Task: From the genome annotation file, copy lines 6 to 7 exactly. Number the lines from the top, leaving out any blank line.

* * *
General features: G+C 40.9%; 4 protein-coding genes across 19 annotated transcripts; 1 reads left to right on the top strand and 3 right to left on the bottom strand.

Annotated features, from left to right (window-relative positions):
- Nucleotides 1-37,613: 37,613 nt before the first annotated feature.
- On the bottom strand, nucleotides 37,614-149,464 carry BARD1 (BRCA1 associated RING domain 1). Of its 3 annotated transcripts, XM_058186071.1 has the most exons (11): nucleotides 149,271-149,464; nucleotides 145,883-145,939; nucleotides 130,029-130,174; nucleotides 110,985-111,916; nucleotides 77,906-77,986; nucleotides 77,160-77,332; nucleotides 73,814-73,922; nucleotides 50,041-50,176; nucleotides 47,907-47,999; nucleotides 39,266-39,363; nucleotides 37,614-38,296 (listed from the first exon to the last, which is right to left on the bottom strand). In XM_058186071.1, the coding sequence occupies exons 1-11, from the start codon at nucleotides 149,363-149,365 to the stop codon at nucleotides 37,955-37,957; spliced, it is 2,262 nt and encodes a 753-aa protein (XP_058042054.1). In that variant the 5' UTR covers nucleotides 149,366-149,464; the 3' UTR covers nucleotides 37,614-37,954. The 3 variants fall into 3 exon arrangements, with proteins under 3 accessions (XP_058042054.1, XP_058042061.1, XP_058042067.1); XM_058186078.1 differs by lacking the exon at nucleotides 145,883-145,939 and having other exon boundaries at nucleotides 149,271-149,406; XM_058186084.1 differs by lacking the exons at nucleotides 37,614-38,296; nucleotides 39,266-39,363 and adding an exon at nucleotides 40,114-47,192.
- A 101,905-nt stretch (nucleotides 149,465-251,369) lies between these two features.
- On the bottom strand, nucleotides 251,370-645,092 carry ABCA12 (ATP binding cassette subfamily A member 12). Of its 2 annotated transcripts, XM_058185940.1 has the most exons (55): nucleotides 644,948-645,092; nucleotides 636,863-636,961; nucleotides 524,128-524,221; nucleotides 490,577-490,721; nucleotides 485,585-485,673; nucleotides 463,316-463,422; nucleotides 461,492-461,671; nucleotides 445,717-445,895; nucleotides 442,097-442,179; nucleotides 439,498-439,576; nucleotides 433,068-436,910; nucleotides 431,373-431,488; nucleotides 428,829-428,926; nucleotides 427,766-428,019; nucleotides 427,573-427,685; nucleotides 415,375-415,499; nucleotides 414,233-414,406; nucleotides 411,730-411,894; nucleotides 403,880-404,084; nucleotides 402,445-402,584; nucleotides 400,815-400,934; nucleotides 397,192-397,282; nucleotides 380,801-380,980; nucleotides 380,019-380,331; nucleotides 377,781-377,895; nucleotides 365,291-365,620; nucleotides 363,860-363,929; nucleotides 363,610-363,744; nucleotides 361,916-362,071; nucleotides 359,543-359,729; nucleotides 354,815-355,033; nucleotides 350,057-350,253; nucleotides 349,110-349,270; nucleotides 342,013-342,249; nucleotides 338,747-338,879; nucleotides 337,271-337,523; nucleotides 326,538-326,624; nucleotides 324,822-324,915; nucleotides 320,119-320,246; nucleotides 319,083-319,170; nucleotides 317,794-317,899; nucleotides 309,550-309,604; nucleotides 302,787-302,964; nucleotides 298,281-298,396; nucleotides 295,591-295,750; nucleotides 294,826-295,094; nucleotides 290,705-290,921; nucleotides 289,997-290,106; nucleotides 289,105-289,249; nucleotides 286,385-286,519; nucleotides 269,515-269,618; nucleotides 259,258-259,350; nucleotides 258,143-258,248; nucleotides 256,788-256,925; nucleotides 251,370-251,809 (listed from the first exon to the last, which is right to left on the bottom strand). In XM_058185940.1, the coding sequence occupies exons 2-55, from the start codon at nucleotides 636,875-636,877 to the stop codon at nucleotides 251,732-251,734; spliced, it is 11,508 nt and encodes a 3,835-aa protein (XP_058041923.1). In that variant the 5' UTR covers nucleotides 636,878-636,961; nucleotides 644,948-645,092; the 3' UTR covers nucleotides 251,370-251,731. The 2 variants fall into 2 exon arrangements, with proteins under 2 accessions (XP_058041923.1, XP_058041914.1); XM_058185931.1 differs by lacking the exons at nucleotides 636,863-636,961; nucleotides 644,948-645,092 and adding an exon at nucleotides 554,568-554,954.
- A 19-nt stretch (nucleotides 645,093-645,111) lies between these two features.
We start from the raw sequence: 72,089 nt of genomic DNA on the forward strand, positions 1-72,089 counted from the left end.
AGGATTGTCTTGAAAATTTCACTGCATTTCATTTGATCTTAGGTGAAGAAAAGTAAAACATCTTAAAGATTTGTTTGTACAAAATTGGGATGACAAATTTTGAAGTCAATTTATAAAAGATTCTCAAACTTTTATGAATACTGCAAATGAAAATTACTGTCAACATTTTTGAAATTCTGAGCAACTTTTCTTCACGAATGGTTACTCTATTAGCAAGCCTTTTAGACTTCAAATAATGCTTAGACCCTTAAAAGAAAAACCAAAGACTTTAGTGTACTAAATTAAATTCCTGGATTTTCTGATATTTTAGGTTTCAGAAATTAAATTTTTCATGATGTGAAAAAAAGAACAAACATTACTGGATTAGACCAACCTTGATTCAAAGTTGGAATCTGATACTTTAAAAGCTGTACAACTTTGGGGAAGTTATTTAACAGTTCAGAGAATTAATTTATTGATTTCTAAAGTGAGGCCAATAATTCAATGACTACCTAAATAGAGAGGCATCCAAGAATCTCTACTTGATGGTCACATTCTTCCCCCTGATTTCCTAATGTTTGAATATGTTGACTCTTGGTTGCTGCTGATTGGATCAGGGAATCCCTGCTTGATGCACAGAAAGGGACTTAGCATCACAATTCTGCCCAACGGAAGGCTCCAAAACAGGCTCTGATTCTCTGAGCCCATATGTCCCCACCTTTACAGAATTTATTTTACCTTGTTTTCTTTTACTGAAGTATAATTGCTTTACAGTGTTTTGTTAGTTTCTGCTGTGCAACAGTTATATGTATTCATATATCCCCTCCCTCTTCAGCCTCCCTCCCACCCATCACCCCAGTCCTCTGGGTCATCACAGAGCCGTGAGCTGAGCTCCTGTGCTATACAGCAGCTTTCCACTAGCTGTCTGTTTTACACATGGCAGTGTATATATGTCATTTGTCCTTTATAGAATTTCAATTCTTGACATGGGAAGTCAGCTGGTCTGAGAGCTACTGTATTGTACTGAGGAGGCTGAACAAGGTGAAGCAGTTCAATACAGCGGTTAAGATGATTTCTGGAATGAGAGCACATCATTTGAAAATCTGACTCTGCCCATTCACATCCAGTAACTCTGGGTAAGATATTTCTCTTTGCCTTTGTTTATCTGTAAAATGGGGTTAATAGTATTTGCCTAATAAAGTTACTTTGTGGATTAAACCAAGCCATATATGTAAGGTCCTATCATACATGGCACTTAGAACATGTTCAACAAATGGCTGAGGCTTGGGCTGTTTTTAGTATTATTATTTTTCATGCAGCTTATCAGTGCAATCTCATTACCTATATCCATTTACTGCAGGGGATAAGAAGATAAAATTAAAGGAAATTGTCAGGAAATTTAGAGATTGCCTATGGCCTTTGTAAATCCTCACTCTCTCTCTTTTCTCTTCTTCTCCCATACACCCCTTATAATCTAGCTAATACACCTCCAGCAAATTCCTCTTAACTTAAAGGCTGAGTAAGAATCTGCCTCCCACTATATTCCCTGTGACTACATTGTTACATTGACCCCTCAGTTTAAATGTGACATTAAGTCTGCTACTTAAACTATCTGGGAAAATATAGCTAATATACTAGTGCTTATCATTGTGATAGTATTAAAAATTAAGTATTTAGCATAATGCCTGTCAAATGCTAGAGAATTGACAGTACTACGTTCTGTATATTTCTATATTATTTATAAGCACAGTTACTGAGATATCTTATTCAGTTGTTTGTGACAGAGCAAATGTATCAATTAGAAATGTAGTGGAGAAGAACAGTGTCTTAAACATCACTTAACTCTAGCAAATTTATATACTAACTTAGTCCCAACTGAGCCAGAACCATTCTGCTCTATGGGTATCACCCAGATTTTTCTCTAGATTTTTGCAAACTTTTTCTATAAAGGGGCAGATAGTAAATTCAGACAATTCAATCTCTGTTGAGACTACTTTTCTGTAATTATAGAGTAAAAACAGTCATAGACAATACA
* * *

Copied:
- On the bottom strand, nucleotides 251,370-645,092 carry ABCA12 (ATP binding cassette subfamily A member 12). Of its 2 annotated transcripts, XM_058185940.1 has the most exons (55): nucleotides 644,948-645,092; nucleotides 636,863-636,961; nucleotides 524,128-524,221; nucleotides 490,577-490,721; nucleotides 485,585-485,673; nucleotides 463,316-463,422; nucleotides 461,492-461,671; nucleotides 445,717-445,895; nucleotides 442,097-442,179; nucleotides 439,498-439,576; nucleotides 433,068-436,910; nucleotides 431,373-431,488; nucleotides 428,829-428,926; nucleotides 427,766-428,019; nucleotides 427,573-427,685; nucleotides 415,375-415,499; nucleotides 414,233-414,406; nucleotides 411,730-411,894; nucleotides 403,880-404,084; nucleotides 402,445-402,584; nucleotides 400,815-400,934; nucleotides 397,192-397,282; nucleotides 380,801-380,980; nucleotides 380,019-380,331; nucleotides 377,781-377,895; nucleotides 365,291-365,620; nucleotides 363,860-363,929; nucleotides 363,610-363,744; nucleotides 361,916-362,071; nucleotides 359,543-359,729; nucleotides 354,815-355,033; nucleotides 350,057-350,253; nucleotides 349,110-349,270; nucleotides 342,013-342,249; nucleotides 338,747-338,879; nucleotides 337,271-337,523; nucleotides 326,538-326,624; nucleotides 324,822-324,915; nucleotides 320,119-320,246; nucleotides 319,083-319,170; nucleotides 317,794-317,899; nucleotides 309,550-309,604; nucleotides 302,787-302,964; nucleotides 298,281-298,396; nucleotides 295,591-295,750; nucleotides 294,826-295,094; nucleotides 290,705-290,921; nucleotides 289,997-290,106; nucleotides 289,105-289,249; nucleotides 286,385-286,519; nucleotides 269,515-269,618; nucleotides 259,258-259,350; nucleotides 258,143-258,248; nucleotides 256,788-256,925; nucleotides 251,370-251,809 (listed from the first exon to the last, which is right to left on the bottom strand). In XM_058185940.1, the coding sequence occupies exons 2-55, from the start codon at nucleotides 636,875-636,877 to the stop codon at nucleotides 251,732-251,734; spliced, it is 11,508 nt and encodes a 3,835-aa protein (XP_058041923.1). In that variant the 5' UTR covers nucleotides 636,878-636,961; nucleotides 644,948-645,092; the 3' UTR covers nucleotides 251,370-251,731. The 2 variants fall into 2 exon arrangements, with proteins under 2 accessions (XP_058041923.1, XP_058041914.1); XM_058185931.1 differs by lacking the exons at nucleotides 636,863-636,961; nucleotides 644,948-645,092 and adding an exon at nucleotides 554,568-554,954.
- A 19-nt stretch (nucleotides 645,093-645,111) lies between these two features.